No one was in court Tuesday on behalf of the city of Mount Union.

MOUNT PLEASANT — Two former Mount Union city employees are seeking a combined $250,000 in damages for harassment they've experienced over the last six years when they were accused of stealing money from the now-defunct town in Henry County.

Dan Johnson, a former Mount Union mayor, and Linda Johnson, the former city clerk, appeared Tuesday morning in Henry County District Court to testify in their defamation of character lawsuit before District Associate Judge Mark Kruse.

The suit was filed by Keokuk attorney Curtis Dial in February 2016 against the city of Mount Union.

Dan Johnson, 70, requested $200,000 in damages Tuesday and Linda Johnson, 68, asked for $50,000.

No one was in court to represent the city of Mount Union, so Dial waived his clients' right to a jury trial and instead called them as witnesses to testify before the judge.

The Johnsons are brother and sister and have lived in Mount Union, a town of less than 100 people, almost all of their lives.

They allege the verbal harassment and accusations of criminal activity began in January 2010 when John Marek was elected mayor.

Marek succeeded Dan Johnson, who served as mayor from 2001 to 2009.

Johnson currently works part-time as a United States Postal Service postmaster in Olds.

He told Kruse that once Marek was elected mayor he started accusing the Johnsons of stealing $105,000 from the city, mismanaging public funds and forging checks.

Dan and Linda Johnson testified they suspected Marek made up the accusations because he did not like them, and was upset that Dan Johnson asked for Marek's resignation when he served as city clerk during Johnson's tenure.

Audit reports conducted by the state auditor's office in 2006, 2013 and 2016 show no evidence of embezzled funds, intentional mismanagement or forgery in Mount Union.

Iowa law states that cities with a population under 2,000 people do not have to undergo an annual audit unless they spend more than $750,000 in a year.

The Johnsons have no criminal records and both denied all accusations of wrongdoing in their jobs with the city.

Dan Johnson, who testified first, said he was once yelled at by a fellow Mount Union resident during a parade in Morning Sun, which he attended with his young grandchildren, because of Marek's allegations.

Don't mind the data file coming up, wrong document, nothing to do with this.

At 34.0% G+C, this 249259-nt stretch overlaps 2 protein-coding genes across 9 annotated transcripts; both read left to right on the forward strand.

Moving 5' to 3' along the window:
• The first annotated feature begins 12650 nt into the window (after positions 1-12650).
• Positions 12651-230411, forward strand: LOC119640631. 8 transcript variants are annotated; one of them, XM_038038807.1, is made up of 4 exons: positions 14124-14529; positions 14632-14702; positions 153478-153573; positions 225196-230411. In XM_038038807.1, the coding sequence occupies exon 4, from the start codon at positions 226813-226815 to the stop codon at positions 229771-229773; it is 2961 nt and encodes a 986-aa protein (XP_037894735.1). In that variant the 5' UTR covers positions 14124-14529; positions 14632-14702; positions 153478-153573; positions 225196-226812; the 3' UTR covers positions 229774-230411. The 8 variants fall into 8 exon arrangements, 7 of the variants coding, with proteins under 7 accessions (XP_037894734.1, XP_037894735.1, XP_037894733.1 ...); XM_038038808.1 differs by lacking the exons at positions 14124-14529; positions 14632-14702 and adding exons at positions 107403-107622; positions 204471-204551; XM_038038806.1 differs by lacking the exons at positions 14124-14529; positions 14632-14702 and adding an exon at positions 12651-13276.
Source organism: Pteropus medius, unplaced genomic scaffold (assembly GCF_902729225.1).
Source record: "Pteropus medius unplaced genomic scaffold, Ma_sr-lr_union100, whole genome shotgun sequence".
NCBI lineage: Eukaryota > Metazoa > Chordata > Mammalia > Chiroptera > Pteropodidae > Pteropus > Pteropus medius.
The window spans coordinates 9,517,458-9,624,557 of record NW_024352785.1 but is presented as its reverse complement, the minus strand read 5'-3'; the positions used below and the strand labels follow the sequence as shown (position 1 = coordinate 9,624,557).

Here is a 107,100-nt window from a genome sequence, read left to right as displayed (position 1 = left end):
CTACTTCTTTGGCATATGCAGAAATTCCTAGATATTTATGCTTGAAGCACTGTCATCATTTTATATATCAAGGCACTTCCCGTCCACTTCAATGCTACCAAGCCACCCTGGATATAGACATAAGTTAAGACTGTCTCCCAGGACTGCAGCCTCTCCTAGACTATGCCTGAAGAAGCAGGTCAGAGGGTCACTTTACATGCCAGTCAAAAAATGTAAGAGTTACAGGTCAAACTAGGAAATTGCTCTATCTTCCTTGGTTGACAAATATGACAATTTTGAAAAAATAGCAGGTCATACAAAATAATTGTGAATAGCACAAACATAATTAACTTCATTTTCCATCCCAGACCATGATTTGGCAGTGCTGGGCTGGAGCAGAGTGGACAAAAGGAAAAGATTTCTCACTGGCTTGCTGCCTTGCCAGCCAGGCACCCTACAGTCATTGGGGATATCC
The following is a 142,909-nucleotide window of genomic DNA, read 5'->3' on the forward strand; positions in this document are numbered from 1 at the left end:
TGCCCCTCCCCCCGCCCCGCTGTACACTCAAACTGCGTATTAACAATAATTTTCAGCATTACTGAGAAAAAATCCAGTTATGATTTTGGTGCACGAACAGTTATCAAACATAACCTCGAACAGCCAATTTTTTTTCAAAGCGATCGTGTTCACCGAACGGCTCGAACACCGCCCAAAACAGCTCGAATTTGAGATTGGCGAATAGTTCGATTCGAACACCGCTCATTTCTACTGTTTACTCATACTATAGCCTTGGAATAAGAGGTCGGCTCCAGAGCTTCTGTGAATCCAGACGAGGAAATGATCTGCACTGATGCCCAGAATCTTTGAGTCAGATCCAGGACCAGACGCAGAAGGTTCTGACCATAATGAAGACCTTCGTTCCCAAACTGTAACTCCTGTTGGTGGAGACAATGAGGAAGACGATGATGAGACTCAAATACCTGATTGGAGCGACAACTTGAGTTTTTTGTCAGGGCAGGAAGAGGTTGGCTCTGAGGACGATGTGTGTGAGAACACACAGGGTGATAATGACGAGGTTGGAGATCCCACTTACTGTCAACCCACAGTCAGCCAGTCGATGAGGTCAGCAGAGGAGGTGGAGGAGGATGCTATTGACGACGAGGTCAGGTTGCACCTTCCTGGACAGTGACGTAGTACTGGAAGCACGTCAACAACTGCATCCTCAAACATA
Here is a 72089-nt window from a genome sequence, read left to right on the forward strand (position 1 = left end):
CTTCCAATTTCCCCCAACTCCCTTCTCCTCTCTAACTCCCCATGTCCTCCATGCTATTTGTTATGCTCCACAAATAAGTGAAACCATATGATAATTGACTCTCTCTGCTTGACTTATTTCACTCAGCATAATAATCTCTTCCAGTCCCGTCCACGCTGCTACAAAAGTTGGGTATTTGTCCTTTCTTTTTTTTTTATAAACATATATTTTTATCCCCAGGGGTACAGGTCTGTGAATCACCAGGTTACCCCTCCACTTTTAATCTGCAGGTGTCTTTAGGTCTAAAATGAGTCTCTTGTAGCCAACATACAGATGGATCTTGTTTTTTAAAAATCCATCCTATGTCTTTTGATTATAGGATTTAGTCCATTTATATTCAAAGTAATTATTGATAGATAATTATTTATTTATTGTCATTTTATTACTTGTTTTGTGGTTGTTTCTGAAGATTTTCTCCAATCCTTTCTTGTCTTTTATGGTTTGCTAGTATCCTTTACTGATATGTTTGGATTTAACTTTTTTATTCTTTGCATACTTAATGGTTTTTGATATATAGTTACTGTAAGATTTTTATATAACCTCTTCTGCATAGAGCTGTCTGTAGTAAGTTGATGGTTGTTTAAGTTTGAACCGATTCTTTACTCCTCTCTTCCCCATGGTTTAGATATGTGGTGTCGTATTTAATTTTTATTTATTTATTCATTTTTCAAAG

Johnson also described multiple instances where people made comments to him at his workplace in Olds, recalling more than one time people said he should be arrested for his alleged crimes.

When Johnson and his wife built a home in Mount Union, residents questioned whether he built the house with money stolen from the city.

"I sometimes feel like an outcast in the community," said Johnson, whose family history dates back five generations there.

Ever since Marek accused the Johnsons in 2010 of stealing from the city, Dan and Linda both testified they have been more hesitant to attend public events and have seen their reputations tarnished.

Johnson said he feared for his job.

"I chose $200,000 because I thought it was a number that shows that I was done wrong, but it's not out of line," Johnson said of the damages he requested. "That it is significant enough for those who supported the allegations, spread the allegations and the one who made the allegations, that they did something wrong."

Linda Johnson, a retired teacher, told the judge she asked for a smaller amount in damages because her brother experienced the brunt of the harassment in his capacity as a former mayor.

"To see my name, my family name being defamed, it hurts me," said Linda Johnson. "It hurts me to see what my brother is going through, as well. He's gone through a lot more than I have. It's hurtful."

The Johnsons' lawsuit is complicated by the fact Mount Union is no longer legally a city.

The decision to dissolve the city and its assets was made last March in Des Moines by the state City Development Board.

In the wake of the ruling, city assets were turned over to the state, municipal funds were transferred to one bank account and submitted to the board, which was tasked with settling remaining debts.

If Judge Kruse awards damages to the Johnsons, the City Development Board must decide how the damages will be paid.